As nations around the globe look to clean energy to solve environmental and economic problems, the burden is on the wealthiest nations to lead the way. The UK has broken a promise to support green energy projects and invested 314 times as much in ‘dirty’ energy projects than in clean energy. This move creates some skepticism about the UK’s commitment to green technologies.
In a 2010 coalition agreement, UK lawmakers agreed UK Export Finance (UKEF) would invest in British companies that export green technologies around the world, helping to expand eco-friendly infrastructure on a global scale. That promise hasn’t held. The department has given just £3.6 million (around USD $5.4 million) to green energy projects around the world, compared to an allotment of £1.13bn (USD $1.7 billion) for fossil fuel energy operations.
Critics of the dirty dollars are accusing the coalition government of wasting taxpayers’ money on Russian coal mining and the Saudi oil industry, while short-changing Britain’s clean technologies. With growing concerns about the impact of fossil fuels on the environment, UKEF will eventually have to answer to the public about why spending has gone so awry. A UKEF spokesperson claimed that market demand caused a change in the priority of investments, but no solid explanation was offered for breaking their 2010 green pledge.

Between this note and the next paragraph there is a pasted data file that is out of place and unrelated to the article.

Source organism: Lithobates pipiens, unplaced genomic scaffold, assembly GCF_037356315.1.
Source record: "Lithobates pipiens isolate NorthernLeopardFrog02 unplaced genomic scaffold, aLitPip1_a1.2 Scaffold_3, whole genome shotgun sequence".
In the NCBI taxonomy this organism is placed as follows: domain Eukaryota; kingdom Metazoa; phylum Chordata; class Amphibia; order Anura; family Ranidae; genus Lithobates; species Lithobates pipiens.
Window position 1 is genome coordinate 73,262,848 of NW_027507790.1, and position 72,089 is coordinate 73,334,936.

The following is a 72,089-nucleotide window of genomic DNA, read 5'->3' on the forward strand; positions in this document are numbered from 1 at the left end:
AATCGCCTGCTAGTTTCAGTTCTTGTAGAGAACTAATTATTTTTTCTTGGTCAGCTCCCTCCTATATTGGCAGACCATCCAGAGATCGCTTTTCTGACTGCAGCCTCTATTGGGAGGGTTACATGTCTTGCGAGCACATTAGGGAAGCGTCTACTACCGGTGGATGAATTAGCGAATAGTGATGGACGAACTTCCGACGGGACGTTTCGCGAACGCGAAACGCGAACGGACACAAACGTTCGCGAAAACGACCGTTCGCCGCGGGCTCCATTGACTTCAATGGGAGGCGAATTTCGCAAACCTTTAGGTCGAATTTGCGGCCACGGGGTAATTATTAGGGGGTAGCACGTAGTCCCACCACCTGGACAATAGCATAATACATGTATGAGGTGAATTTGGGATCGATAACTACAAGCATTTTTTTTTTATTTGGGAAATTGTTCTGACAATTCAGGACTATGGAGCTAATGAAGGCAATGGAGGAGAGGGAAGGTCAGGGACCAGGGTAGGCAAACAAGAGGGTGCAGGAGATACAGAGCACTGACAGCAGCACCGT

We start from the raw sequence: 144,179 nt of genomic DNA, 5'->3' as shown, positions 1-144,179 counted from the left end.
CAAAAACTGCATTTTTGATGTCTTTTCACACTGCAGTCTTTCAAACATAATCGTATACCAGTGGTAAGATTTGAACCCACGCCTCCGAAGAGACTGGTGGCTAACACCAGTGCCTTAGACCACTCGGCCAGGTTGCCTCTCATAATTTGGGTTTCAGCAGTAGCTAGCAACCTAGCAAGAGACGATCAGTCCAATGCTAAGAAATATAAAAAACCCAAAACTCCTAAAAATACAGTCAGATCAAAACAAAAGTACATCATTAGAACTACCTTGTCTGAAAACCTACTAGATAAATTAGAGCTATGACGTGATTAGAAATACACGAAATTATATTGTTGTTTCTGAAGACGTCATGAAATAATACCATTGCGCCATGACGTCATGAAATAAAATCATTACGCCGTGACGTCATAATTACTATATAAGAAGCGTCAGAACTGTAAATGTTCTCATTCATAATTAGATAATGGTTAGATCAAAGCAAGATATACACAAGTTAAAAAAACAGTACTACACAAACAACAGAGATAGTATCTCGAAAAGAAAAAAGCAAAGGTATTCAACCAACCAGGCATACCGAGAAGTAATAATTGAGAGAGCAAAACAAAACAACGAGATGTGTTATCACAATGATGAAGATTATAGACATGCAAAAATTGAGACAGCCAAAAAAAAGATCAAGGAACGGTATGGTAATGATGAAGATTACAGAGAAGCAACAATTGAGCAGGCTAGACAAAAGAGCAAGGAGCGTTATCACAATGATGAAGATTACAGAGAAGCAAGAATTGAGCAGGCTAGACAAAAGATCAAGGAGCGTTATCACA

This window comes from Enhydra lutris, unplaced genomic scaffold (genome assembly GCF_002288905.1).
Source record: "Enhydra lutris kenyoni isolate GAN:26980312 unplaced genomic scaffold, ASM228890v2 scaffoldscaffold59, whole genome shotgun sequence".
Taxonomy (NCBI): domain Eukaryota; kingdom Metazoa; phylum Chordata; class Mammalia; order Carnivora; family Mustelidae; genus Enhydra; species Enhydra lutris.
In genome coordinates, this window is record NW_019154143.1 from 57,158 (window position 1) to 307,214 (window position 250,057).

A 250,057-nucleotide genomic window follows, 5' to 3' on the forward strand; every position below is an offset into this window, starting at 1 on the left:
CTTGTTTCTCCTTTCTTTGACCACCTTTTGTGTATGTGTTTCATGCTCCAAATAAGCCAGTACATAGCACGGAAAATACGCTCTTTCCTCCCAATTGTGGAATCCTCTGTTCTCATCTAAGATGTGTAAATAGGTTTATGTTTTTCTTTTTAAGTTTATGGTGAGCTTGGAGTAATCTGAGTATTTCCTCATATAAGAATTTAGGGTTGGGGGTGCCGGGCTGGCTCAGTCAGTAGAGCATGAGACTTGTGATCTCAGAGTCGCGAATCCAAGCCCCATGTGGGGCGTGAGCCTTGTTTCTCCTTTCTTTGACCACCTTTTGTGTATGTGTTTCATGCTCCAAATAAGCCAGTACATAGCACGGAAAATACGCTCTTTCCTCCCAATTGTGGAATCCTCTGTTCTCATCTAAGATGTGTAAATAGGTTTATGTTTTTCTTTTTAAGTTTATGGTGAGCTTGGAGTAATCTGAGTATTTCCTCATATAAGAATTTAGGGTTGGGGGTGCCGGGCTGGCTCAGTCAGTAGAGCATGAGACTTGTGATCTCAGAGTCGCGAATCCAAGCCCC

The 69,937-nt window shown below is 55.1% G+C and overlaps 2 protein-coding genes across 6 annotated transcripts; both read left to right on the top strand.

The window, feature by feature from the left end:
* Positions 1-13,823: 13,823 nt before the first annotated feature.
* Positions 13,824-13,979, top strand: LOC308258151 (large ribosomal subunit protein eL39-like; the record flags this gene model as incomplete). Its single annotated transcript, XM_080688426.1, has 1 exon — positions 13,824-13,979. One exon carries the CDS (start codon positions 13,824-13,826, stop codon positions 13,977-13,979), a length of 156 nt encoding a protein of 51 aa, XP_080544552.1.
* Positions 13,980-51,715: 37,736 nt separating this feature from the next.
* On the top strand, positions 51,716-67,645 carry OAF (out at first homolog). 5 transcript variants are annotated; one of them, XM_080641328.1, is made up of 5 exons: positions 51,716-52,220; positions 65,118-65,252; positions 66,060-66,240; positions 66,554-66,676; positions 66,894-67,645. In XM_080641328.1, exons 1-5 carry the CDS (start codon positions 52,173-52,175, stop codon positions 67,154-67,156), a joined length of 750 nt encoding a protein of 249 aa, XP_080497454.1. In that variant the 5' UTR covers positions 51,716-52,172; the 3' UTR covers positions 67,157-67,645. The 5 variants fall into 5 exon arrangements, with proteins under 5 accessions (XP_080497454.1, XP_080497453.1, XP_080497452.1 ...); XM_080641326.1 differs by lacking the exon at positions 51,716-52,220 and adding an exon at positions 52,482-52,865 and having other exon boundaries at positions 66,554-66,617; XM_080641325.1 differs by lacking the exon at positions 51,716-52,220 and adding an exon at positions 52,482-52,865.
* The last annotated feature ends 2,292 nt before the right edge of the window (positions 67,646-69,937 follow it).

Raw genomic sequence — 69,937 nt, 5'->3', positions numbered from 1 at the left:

The spending reports that demonstrated UKEF’s broken promise came to light just after campaigners acquired documents from the Organization for Economic Cooperation and Development (OECD) that illustrate $15 billion in funding for coal plants and mining around the globe. The UK is a member of the export credit division of OECD, which is now considering limits on funding for projects that do not meet greenhouse gas emissions standards. If such restrictions pass, time will tell whether the UK will feel any pressure from their global partners about where to invest taxpayer funds in the future.
Via The Guardian